It is starting to feel like autumn around here, with lows in the 50's (and 40's!) and highs in the 60's. I went out yesterday and picked all the green tomatoes on the vines, save ones that were cracked or damaged. Why? Well, I have not had much luck with tomatoes ripening on the vine in September (maybe you have) and the plants are looking bad- tired, spent, diseased and it is time for them to go. I will ripen the tomatoes inside- they will never develop the transcendent taste of a tomato ripened on the vine and still warm from the sun, but they will do for cooking. I also make fried green tomatoes as a treat and use them in sandwiches and as topping 0n homemade pizza (really, it is very good). And here is my recipe:
Fried Green Tomatoes
2 or 3 green tomatoes, sliced 1/4 inch thick
1 egg, scrambled
1/2 cup cornmeal or so
1/2 t salt
good sized grating of black pepper
1/2 t garlic powder
2-3 t oil
Heat oil in skillet, until hot, not smoking. Mix cornmeal, salt, pepper and garlic powder and put on a plate. Dip each slice of tomato into egg, then in cornmeal mixture. Fry till golden each side, about 3-4 minutes a side (depending on pan heat-tomatoes should sizzle lightly when you add them to the pan). Remove and drain on a folded paper towel.
Fried green tomato pizza: top pizza crust with red/tomato sauce, shredded mozzarella (variation: cheddar) and fried green tomatoes. Bake as usual. YUM
But what does that have to do with the eggplant photo? This is today's harvest of eggplants, the last, except for many a few baby ones. I have been asked what can you do with eggplants to preserve them? There are eggplant spread and pickle recipes, but I think the easiest thing to do is to roast them for 40 minutes or until soft, in a 375 degree oven. Simply slice them in half, lay them cut side down on an oiled baking dish, brush with olive oil and sprinkle with salt. The resulting roasted flesh is scraped from the skins (though some just keep them intact) and frozen to use in baba ganooj or, my favorite Indian dish, bhaigan barta. You can also make a sauce of sauteed onions, garlic, herbs, tomatoes and roasted eggplant for pasta, pizza or rice. Another yum! Raw eggplant does not freeze well-you can dehydrate it raw to add to soups and stews, but I find the result less than satisfactory.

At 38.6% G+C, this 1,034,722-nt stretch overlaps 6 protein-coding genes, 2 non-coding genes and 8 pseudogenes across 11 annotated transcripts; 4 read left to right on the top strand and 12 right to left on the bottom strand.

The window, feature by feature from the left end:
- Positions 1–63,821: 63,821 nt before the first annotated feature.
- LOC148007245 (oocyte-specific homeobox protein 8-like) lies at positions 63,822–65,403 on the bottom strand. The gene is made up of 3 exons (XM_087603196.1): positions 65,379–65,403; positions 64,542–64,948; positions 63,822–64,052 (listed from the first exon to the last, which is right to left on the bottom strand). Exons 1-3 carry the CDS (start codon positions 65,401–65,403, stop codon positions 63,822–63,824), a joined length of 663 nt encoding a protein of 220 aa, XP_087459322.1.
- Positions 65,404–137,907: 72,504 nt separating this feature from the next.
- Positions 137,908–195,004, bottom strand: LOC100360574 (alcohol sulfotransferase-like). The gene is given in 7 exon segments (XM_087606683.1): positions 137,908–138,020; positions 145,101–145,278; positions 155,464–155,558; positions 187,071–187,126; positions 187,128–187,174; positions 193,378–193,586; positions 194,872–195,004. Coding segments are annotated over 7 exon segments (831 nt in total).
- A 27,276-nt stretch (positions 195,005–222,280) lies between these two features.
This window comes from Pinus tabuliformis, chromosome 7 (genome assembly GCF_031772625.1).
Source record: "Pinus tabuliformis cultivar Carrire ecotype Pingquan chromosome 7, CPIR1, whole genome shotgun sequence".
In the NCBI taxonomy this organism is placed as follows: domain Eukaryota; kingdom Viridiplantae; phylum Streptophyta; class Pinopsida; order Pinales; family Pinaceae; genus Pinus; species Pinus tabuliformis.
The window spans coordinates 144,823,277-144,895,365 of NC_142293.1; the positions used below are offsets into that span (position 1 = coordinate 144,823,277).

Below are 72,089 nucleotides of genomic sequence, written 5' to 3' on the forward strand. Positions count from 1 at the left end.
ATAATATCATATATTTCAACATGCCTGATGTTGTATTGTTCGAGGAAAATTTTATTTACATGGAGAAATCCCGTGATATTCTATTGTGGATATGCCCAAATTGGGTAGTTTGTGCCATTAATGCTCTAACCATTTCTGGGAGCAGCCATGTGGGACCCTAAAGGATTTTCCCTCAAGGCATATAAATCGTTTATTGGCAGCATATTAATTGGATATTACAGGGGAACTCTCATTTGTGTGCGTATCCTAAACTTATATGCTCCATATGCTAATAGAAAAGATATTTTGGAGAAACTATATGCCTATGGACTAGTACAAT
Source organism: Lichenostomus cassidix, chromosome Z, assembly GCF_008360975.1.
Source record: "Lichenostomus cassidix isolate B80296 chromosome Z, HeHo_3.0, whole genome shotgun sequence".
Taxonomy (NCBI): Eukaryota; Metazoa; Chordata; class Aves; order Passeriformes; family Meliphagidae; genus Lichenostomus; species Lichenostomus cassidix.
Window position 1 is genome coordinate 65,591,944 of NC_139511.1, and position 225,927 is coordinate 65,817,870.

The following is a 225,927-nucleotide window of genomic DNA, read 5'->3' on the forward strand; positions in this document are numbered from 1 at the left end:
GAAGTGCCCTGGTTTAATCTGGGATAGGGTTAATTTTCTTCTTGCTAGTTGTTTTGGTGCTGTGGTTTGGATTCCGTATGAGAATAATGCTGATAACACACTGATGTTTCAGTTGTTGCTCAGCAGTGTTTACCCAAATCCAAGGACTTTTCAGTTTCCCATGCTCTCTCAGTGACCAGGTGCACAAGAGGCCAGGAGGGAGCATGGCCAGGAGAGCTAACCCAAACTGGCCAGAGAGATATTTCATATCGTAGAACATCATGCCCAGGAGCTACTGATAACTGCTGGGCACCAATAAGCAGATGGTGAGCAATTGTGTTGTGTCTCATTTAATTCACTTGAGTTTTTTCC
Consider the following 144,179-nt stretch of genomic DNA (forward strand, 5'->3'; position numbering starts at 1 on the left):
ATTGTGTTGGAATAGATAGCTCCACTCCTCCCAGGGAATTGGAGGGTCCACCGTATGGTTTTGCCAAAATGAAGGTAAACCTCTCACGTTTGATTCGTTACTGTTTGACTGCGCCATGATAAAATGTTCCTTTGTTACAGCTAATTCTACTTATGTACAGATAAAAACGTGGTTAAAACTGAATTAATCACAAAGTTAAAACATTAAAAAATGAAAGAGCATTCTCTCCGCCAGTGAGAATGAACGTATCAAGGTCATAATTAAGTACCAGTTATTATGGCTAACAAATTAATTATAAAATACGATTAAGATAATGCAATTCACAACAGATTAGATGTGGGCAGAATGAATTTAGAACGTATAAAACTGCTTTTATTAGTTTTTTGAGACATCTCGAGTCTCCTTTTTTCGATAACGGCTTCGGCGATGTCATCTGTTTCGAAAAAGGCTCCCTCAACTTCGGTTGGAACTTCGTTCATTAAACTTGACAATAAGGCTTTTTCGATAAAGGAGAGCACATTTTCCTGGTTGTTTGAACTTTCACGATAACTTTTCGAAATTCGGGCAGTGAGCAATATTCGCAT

Listen to my podcast on "putting the summer garden to bed" on itunes or at: http://virginiaorganicgardener.podbean.com/
Happy gardening! And eating!
Tuesday, September 13, 2011
Gardening has made me a better observer of nature. Walking in the dusk, I observe the birds settling down and the bats revving up for a night of hunting. A neighbor once asked me what I was looking at. She has lived in the area for 30 years and didn't know we even had bats. She was delighted to see them when I pointed them out. In the spring dawn, the deer and fawns are out, dining on our collective "deer salad bars," also known as suburban gardens. From my bedroom window, I can look down on the porch roof and sometimes see the green tree frog that likes to inhabit the area near the downspout. Tadpoles swim in the overflow buckets from my rain barrel.
The first autumn we were in this house, when my son was 4 and a half, near to Halloween, I went outside on the back deck. I looked up at the house and my eye was caught by motion about the chimney. There was this great wheeling mass of...bats?...birds? 20 feet or so above the top of the chimney. They formed a huge, moving circle with the chimney at the center and, every minute or so, one of the birds, I realized (later learning they were chimney swifts) would peel off and dive right into the chimney. My son came out and I held him in my arms, and we both watched the birds, smiling, amazed at their acrobatics and precision. My husband joined us, and we stood together, our son in my arms, my husband's arms around my shoulder in the deepening dusk, until the last bird went into the chimney.